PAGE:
In this review we provide a summary of the observations made regarding advance preparation of the motor system when presenting a startling acoustic stimulus (SAS) during various movement tasks. The predominant finding from these studies is that if the participant is prepared to make a particular movement a SAS can act to directly and quickly trigger the prepared action. A similar effect has recently been shown in patients with Parkinson's disease. This "StartReact" effect has been shown to be a robust indicator of advance motor programming as it can involuntarily release whatever movement has been prepared. We review the historical origins of the StartReact effect and the experimental results detailing circumstances where advance preparation occurs, when it occurs, and how these processes change with practice for both healthy and clinical populations. Data from some of these startle experiments has called into question some of the previously held hypotheses and assumptions with respect to the nature of response preparation and initiation, and how the SAS results in early response expression. As such, a secondary focus is to review previous hypotheses and introduce an updated model of how the SAS may interact with response preparation and initiation channels from a neurophysiological perspective.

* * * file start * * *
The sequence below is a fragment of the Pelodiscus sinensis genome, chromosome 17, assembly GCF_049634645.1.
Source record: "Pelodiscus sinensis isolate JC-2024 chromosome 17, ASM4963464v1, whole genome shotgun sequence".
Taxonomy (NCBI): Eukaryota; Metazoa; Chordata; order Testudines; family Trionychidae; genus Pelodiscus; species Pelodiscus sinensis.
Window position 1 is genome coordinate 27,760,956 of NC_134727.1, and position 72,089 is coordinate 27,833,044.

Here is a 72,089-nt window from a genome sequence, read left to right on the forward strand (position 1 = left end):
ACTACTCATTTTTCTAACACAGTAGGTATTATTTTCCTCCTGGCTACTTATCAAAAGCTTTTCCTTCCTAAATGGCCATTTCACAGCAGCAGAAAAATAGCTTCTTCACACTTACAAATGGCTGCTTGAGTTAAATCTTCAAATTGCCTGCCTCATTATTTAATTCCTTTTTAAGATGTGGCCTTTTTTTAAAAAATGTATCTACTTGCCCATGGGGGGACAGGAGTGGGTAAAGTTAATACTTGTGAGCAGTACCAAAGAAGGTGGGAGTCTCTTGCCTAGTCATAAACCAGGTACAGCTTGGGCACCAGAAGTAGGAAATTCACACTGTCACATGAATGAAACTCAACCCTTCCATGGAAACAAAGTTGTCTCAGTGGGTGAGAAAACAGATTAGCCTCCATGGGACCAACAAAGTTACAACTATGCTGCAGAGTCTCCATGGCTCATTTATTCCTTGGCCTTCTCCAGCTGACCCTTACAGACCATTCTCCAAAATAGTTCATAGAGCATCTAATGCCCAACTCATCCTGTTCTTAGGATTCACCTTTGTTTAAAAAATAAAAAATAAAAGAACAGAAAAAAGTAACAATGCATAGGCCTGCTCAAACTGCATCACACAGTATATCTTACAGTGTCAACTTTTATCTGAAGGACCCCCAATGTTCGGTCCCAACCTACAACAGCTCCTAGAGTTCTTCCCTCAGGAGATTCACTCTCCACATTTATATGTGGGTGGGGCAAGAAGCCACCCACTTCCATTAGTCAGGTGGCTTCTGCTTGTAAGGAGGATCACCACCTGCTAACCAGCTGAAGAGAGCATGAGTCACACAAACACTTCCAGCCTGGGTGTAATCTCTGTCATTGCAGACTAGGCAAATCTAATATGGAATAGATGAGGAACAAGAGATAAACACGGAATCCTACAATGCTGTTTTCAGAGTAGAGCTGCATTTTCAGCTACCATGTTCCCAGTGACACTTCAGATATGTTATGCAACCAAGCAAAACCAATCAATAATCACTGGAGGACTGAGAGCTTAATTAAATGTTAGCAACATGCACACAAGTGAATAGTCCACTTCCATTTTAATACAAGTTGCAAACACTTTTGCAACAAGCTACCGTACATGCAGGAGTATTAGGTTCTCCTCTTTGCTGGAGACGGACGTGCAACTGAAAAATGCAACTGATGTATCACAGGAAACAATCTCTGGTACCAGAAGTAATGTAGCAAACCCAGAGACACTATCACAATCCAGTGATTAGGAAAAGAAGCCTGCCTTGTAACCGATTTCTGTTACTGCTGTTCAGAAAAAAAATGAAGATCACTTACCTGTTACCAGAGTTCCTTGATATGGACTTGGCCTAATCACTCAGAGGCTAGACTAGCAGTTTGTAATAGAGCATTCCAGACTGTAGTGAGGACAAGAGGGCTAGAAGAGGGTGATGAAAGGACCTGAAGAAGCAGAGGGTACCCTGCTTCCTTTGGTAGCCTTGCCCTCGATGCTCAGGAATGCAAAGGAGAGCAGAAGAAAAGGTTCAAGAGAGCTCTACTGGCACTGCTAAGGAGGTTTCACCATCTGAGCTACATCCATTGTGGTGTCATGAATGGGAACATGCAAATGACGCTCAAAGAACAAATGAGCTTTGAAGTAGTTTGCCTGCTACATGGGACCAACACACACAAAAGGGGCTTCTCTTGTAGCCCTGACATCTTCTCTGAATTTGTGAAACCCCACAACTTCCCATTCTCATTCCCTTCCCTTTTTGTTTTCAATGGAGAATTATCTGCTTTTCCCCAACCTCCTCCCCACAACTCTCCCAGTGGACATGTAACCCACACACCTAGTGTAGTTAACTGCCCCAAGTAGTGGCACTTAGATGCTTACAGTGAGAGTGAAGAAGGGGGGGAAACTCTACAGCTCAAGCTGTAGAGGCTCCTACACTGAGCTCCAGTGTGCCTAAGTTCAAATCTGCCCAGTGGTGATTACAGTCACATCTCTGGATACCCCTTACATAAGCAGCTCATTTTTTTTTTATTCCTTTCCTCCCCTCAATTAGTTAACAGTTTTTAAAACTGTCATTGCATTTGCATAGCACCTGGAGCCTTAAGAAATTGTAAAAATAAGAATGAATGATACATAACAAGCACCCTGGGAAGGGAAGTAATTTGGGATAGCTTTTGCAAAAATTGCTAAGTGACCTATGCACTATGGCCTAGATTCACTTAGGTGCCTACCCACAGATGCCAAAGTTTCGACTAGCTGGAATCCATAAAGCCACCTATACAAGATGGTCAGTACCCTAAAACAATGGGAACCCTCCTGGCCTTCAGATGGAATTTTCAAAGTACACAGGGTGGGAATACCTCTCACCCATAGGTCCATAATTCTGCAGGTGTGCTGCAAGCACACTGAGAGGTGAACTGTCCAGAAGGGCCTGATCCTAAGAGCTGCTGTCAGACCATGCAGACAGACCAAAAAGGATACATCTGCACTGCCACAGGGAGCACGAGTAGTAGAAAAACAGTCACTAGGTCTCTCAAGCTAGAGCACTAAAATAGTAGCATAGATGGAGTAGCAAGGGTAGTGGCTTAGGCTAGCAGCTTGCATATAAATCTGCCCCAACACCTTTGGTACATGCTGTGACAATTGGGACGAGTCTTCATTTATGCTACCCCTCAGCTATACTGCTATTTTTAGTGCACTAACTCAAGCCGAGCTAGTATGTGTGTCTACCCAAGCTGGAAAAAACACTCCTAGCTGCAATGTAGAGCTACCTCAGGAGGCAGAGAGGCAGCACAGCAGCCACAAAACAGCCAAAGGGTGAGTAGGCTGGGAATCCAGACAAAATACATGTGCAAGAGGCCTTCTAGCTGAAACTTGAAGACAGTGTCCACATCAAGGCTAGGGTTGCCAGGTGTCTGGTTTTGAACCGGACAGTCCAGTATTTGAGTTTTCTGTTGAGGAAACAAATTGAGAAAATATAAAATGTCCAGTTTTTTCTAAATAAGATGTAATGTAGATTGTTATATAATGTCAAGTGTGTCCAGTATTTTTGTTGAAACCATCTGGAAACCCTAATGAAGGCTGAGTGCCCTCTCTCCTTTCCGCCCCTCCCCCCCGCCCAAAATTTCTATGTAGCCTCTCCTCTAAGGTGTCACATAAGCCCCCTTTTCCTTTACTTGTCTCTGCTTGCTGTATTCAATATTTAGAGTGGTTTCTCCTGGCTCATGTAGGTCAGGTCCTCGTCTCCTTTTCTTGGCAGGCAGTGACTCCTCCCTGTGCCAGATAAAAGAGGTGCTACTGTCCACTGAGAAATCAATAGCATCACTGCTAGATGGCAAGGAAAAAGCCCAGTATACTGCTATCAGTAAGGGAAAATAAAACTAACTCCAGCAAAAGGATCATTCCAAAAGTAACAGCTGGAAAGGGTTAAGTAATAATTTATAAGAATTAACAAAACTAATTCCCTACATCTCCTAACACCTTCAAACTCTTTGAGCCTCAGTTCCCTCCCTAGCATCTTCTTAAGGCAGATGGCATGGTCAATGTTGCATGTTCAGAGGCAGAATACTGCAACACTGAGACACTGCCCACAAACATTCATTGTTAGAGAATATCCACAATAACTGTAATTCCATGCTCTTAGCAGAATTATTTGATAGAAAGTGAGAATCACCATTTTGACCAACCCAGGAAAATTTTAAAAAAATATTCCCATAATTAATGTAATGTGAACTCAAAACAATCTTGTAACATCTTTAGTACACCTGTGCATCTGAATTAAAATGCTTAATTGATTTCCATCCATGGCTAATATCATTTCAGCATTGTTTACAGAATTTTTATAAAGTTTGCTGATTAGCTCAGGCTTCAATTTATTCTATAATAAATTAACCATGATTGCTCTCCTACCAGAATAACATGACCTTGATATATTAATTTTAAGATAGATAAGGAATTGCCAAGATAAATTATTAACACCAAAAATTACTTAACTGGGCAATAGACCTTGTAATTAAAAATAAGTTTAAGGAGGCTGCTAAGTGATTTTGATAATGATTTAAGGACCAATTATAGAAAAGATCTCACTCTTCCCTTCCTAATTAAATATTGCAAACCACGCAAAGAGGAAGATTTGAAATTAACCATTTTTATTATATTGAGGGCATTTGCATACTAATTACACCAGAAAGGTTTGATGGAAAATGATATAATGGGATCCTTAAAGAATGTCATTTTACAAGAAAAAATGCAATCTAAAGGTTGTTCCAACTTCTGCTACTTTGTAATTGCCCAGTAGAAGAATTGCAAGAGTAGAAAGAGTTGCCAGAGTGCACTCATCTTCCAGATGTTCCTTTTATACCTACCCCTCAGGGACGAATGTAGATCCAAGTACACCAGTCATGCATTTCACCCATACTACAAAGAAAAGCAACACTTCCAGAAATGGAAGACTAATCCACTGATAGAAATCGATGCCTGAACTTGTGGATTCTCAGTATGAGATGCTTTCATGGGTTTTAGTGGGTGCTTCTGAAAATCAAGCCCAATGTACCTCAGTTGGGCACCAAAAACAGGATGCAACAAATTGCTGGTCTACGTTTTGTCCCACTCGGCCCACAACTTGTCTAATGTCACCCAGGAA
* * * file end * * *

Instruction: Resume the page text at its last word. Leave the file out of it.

Copyright © 2011 International Federation of Clinical Neurophysiology. Published by Elsevier Ireland Ltd. All rights reserved.